Academic journal article Women's Studies Journal

Primary Care Decision Making among First-Time Parents in Aotearoa/New Zealand

Academic journal article Women's Studies Journal

Primary Care Decision Making among First-Time Parents in Aotearoa/New Zealand

Article excerpt


When a couple has a baby, one of the first significant decisions they make is who will be primarily responsible for care of that baby. Biological considerations, social norms, a range of policies, and various other structural factors have an impact on how parents make decisions regarding the care of their new-born babies, with outcomes that can be significantly gendered. In this paper, I examine the ways in which 12 Pakeha middle class heterosexual couples who were first-time parents made decisions regarding who would be their babies' primary carer, and how much leave each person would take, when their babies were born. Among those with different income levels, their decisions were rationalised on the basis of this difference. However, among those with roughly equivalent incomes, other reasons were given, including breastfeeding. In all but one case, the couples conformed to normative gendered roles, with the mothers taking extended leave and being the babies' primary carers for the first year. The effects of this on both mothers and fathers are discussed, with mothers feeling both satisfaction and constraint, and fathers being framed as 'helpers' in some instances. I conclude with suggestions as to how parental leave policies might be structured so as to minimise the 'motherhood penalty' and allow for greater gender equity in parenting, while also meeting the needs and preferences of parents themselves.


paid parental leave, parenting, fathers, mothers, gender, family


When dual-earner couples in contemporary western contexts have a baby, it is standard practice for one of them to 'stay at home' on a full-time basis with the new-born child for at least the first few months of the infant's life. The amount of time varies on the basis of a number of factors that the couple usually explicitly take into account, that are both individual and structural. However, decision-making regarding who will be the primary carer during this time can be less 'conscious'. Factors that influence both decisions - who will primarily care for the infant, and how long they will take out of paid employment to do this - include biological inevitabilities such as childbirth and breastfeeding, and social factors such as discrepancies in incomes, gendered norms regarding parenting, and access to parental leave. Women are overwhelmingly represented as the primary carers of new born babies in both parenting literature (Fox, 2001; Schmidt, 2008; Sunderland, 2000, 2006) and cultural representations in general (Johnston & Swanson, 2003; Pedersen, 2012), and the social norm continues to be that child rearing is 'women's work' (Baker, 2010; Brighouse & Wright, 2008). Statistics show that the vast majority of those who take parental leave are women (Callister, 2006; Morton et al., 2012), and time use data shows that women continue to spend significantly more time involved in childcare than men (Bianchi & Milkie, 2010).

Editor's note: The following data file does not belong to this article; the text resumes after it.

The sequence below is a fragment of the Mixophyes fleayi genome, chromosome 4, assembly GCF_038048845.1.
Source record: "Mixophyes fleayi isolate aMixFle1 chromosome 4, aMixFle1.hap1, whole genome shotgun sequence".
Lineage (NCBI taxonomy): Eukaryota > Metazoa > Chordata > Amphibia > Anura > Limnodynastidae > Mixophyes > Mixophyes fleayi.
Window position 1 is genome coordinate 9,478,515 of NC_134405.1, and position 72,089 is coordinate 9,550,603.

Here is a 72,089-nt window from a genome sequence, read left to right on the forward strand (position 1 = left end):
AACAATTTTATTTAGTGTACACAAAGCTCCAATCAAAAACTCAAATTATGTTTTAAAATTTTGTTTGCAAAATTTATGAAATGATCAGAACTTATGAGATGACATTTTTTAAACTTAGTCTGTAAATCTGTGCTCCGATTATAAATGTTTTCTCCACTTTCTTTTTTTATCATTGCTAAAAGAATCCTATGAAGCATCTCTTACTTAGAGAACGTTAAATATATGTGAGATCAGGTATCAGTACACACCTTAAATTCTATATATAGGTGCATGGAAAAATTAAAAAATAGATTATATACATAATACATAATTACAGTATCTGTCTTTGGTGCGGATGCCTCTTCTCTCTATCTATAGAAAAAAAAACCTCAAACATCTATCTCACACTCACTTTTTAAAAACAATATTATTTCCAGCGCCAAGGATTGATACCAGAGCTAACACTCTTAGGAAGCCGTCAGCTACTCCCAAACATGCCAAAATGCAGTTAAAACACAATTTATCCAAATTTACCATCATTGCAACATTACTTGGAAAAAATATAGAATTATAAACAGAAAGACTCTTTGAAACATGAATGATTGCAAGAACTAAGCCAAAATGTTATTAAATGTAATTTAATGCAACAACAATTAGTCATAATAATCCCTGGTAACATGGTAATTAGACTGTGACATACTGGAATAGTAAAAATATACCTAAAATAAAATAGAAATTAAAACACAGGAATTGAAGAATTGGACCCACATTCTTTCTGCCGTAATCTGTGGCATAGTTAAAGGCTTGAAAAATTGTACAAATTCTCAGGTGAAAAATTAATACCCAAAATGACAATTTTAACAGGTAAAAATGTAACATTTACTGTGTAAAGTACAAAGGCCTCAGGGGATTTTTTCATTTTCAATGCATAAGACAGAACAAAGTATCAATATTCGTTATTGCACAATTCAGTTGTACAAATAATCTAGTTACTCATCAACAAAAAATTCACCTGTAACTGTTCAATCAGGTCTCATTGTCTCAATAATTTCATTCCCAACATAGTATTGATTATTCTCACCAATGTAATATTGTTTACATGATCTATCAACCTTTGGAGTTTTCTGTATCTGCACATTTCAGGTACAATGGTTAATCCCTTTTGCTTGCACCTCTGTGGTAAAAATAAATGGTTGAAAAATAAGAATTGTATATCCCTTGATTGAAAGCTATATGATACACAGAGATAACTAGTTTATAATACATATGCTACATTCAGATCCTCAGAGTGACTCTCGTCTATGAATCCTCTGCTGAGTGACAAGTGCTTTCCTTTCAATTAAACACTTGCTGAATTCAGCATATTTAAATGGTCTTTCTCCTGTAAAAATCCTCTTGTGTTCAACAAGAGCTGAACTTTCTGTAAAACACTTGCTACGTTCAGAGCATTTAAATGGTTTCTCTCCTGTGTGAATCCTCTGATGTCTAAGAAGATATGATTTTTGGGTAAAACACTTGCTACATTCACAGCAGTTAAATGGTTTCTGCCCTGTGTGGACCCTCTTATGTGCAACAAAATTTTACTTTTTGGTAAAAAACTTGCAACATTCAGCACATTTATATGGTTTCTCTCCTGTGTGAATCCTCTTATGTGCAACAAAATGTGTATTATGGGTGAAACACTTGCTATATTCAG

There has been an increasing trend towards a more 'involved' model of fatherhood, and the notion of the distant father whose primary contribution to the family was that of being the breadwinner is no longer prevalent (Bianchi & Milkie, 2010; Miller, 2013; Pedersen, 2012; Wall, 2005). However, this has not translated into a significant increase in the rates of men taking parental leave when their babies are born, or spending significant amounts of time in the sole care of their infants. In most contemporary western states where parental leave (either paid or unpaid) is offered, it is usually available to either parent, and so is 'gender neutral' (Miller, 2013; Morgan, 2008), although the way parental leave is structured in contexts such as Aotearoa/New Zealand privileges the mother as recipient of this leave (Callister & Galtry, 2011). However, even if parental leave is structured so that it is entirely gender neutral, if this leave can be shared or transferred between parents, it is almost inevitably utilised by mothers (Almqvist, 2008; Arnalds, Eydal, & Gíslason, 2013; Brighouse & Wright, 2008; Miller, 2013; Morgan, 2008; Naz, 2010; Ray, Gornick, & Schmitt, 2010). …

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